Hampden: 'Where is the grand plan & finance to redevelop the national stadium?'
In announcing the news of Hampden's survival as the home of Scottish football, Ian Maxwell, the chief executive of the Scottish Football Association, called it a great day for the game in the country.
Maybe he was being a little presumptuous. Many will indeed see it as good news, and many others will see it as bad news. A great day? It depends who you're talking to.
Of all the reports and studies and canvasses of opinion on this issue, one view was consistently aired - if it has to be Hampden over Murrayfield then let it be a renovated Hampden, not the Hampden we have now. Let it be a Hampden that's redeveloped to improve the atmosphere and the experience.
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Maxwell revealed that the association is staying where it is, but he was less clear on the plans for the future. Football fans want a remodelled stadium and he accepts that. Beyond a promise to look into things, there was no real vision here, no grand plan.
Where is the money coming from for the upgrade? Maxwell reached for the old chestnuts of potential funding from Glasgow City Council and the Holyrood government, he stated the benefits of owning the stadium, from 2020, and reaping revenues from concerts and other events.
The SFA better get in the queue and it shouldn't hold its breath when it gets there. Trying to get extra financial backing for a football stadium from local and national government is a job that renowned promoter Barry Hearn on his A game would struggle to achieve. Concerts? There are only so many worldwide acts that come to Scotland and there's competition to get them. Maxwell is going to have to do better than that.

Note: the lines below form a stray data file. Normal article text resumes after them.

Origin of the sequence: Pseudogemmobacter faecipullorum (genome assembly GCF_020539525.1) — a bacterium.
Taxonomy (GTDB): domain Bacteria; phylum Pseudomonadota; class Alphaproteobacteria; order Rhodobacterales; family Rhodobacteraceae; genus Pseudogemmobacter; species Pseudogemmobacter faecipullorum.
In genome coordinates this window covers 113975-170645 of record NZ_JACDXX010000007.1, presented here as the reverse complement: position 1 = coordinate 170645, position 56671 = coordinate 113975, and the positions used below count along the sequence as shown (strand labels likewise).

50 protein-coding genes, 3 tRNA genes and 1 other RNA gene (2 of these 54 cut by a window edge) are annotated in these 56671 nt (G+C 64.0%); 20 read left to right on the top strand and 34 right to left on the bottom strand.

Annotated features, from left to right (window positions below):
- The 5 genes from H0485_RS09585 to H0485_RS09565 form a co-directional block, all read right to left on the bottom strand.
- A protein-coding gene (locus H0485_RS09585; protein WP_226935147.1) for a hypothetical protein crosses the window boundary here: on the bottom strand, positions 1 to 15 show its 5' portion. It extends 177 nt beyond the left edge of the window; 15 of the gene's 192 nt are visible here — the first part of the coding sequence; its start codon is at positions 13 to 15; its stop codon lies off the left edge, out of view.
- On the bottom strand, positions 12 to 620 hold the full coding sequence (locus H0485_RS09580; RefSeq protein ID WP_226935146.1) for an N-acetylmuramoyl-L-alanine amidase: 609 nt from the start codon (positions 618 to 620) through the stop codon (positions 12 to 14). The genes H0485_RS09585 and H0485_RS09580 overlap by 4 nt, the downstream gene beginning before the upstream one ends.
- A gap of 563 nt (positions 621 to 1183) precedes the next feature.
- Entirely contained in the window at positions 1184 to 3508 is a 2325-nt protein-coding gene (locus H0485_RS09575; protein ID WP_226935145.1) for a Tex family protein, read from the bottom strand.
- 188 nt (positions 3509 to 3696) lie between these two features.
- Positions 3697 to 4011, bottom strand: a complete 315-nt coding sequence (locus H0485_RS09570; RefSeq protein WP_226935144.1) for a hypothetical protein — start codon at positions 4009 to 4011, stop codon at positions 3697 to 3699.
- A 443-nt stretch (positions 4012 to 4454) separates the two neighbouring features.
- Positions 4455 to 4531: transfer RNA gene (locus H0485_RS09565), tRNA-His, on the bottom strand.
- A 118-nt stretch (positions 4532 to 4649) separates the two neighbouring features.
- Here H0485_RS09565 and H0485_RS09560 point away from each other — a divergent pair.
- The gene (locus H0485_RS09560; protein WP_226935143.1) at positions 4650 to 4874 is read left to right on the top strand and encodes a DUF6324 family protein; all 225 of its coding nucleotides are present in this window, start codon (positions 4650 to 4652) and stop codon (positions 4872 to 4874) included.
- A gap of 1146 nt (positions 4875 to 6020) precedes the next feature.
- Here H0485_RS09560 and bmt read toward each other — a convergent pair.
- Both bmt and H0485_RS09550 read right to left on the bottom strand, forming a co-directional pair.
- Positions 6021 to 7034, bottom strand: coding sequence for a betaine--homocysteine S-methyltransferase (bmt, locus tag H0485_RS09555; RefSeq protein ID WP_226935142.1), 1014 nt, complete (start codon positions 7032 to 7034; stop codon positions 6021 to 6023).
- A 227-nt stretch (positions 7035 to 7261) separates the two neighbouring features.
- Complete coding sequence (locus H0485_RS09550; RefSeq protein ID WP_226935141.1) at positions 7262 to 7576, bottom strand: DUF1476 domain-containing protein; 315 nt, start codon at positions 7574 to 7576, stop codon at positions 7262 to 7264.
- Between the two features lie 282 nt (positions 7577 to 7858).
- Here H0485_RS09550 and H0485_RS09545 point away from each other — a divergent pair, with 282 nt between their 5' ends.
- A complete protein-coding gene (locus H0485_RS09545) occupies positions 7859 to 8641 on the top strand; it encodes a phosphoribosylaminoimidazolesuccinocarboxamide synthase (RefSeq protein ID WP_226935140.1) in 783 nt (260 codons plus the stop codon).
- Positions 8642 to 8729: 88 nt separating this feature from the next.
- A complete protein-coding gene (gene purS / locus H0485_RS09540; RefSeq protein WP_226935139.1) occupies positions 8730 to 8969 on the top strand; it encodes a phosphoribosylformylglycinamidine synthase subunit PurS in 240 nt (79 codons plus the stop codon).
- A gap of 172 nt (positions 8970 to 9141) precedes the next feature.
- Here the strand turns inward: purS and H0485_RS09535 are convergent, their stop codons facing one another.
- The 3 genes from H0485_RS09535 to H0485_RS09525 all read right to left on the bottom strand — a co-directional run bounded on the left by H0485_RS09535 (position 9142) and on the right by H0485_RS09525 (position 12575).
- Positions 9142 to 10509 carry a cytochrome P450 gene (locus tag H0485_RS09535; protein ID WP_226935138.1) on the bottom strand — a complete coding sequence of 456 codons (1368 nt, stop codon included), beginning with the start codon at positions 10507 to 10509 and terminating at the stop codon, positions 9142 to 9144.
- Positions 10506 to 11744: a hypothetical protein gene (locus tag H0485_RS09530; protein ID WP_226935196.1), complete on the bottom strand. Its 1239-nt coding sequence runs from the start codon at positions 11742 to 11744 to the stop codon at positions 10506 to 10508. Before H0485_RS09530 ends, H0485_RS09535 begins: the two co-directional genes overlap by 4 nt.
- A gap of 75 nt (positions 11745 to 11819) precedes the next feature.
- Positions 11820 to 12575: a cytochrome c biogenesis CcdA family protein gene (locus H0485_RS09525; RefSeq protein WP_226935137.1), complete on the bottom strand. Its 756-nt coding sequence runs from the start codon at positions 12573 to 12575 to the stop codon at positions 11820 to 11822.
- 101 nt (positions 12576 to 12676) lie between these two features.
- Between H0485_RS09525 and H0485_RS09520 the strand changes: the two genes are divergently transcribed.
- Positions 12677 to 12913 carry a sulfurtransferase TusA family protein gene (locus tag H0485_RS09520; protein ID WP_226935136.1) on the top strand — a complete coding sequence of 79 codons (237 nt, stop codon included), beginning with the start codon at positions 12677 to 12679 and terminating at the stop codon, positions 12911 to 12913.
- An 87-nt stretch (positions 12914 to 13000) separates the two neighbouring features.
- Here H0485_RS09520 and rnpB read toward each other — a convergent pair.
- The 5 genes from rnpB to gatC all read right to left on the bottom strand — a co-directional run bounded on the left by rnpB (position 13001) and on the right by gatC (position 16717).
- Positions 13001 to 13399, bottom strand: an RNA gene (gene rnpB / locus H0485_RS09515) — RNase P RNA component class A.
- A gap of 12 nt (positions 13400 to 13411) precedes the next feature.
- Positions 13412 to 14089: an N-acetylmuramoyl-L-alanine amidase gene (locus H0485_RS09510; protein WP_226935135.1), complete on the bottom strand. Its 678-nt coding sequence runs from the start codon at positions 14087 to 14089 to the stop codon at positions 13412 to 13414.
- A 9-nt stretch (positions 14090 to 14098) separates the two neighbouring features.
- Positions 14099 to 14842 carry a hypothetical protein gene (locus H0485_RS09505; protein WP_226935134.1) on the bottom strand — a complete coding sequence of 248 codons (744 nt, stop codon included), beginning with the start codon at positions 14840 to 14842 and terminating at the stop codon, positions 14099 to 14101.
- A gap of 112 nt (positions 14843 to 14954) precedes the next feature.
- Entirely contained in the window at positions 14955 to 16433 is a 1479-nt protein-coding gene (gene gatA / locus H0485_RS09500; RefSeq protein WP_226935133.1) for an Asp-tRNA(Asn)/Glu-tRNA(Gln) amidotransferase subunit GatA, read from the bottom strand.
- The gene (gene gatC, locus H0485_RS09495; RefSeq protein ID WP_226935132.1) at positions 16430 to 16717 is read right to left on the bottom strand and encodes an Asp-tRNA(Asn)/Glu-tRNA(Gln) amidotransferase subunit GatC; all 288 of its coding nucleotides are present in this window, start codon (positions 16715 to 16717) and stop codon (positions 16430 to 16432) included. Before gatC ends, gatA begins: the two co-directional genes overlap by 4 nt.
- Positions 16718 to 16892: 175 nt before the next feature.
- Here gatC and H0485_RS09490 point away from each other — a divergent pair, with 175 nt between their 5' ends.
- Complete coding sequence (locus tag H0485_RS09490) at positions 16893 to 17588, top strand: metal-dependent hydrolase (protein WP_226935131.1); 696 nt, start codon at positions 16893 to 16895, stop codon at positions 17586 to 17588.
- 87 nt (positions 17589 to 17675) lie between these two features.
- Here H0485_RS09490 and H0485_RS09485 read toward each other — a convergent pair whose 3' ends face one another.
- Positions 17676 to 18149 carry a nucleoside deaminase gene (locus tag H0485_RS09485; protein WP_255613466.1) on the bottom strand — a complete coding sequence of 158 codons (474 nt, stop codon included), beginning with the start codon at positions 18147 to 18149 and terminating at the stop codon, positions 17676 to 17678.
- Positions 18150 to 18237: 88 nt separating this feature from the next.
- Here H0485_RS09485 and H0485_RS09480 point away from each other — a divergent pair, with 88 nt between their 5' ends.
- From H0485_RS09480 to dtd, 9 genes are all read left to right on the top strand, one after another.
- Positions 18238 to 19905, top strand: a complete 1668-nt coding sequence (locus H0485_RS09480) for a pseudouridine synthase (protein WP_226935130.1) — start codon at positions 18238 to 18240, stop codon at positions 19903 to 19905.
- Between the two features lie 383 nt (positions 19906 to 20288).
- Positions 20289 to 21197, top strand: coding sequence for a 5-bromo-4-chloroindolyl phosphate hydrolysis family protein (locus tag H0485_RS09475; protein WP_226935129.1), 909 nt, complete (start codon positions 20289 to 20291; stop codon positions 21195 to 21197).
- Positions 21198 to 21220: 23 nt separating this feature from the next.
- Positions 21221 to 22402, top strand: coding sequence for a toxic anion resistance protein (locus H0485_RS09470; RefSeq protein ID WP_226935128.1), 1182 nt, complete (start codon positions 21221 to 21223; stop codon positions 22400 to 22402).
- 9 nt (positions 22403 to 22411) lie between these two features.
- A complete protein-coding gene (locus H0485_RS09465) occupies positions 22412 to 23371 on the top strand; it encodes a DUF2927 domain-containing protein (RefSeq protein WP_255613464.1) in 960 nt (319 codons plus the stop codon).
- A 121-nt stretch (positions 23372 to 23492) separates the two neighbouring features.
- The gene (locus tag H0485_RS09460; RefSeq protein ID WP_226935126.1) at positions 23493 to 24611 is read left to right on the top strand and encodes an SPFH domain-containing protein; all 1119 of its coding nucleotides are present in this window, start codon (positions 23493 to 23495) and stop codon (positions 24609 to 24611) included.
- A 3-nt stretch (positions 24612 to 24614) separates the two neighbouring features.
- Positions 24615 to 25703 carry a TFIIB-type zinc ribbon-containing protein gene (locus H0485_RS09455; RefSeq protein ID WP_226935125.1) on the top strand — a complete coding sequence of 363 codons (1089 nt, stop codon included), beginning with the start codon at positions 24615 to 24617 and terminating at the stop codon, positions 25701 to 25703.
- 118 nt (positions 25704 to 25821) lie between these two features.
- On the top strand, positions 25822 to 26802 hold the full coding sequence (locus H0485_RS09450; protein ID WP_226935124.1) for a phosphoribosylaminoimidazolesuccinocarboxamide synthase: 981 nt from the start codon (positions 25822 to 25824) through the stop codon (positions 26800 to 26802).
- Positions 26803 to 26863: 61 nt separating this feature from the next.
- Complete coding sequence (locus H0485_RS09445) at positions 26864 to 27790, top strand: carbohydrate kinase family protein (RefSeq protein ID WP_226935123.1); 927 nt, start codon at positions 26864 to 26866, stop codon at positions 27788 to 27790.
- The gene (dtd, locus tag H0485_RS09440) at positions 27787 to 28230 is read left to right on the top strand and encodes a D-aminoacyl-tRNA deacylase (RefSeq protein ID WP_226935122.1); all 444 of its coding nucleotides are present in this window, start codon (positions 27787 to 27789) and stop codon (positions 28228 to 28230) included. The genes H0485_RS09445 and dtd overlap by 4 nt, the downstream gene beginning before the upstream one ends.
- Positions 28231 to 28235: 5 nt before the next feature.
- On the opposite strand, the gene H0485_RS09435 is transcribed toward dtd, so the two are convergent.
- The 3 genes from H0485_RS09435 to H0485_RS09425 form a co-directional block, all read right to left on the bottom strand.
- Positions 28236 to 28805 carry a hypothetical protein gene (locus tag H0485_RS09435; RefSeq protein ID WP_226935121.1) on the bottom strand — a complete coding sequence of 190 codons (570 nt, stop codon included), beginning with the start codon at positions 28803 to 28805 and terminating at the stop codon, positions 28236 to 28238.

Lord Haughey and Sir Tom Hunter have delivered millions to make sure that Hampden remains the national stadium. Might they want to stick around for a little while? Might they donate to the fund to upgrade the place? Could they rope in their rich friends? How about the rich friends of their rich friends?
It is all a question of finance
To get the Hampden that everybody wants is going to cost considerable millions. In his media conference, Maxwell was asked about Stuttgart's old Gottleib-Daimler Stadium which was redeveloped from 2009-2011 to become the Mercedes-Benz Arena.
Among many other improvements, they built new stands behind both goals and brought fans closer to the action. As a piece of football architecture it was a triumph.
Maxwell gave a "commitment to investigate" the Stuttgart model. He said he would speak to and get advice from the club on how they did it. The advice they receive might make them gulp. The Germans spent an estimated £56.5m on changing their stadium. Quality costs.
It all goes back to the question of finance. In the debate about where the national team should play, even those who championed Hampden accepted that a lot of work needed to be done on the stadium. Maxwell agrees. But who pays?
After their benevolence ensured that Glasgow remains the home of the game in Scotland, Lord Haughey and Sir Tom might expect their phone to ring and ring. Hampden lives on, but what now?
If it's the case that in five years and 10 years the same down-at-heel place remains then we'll all wonder what kind of victory this really was.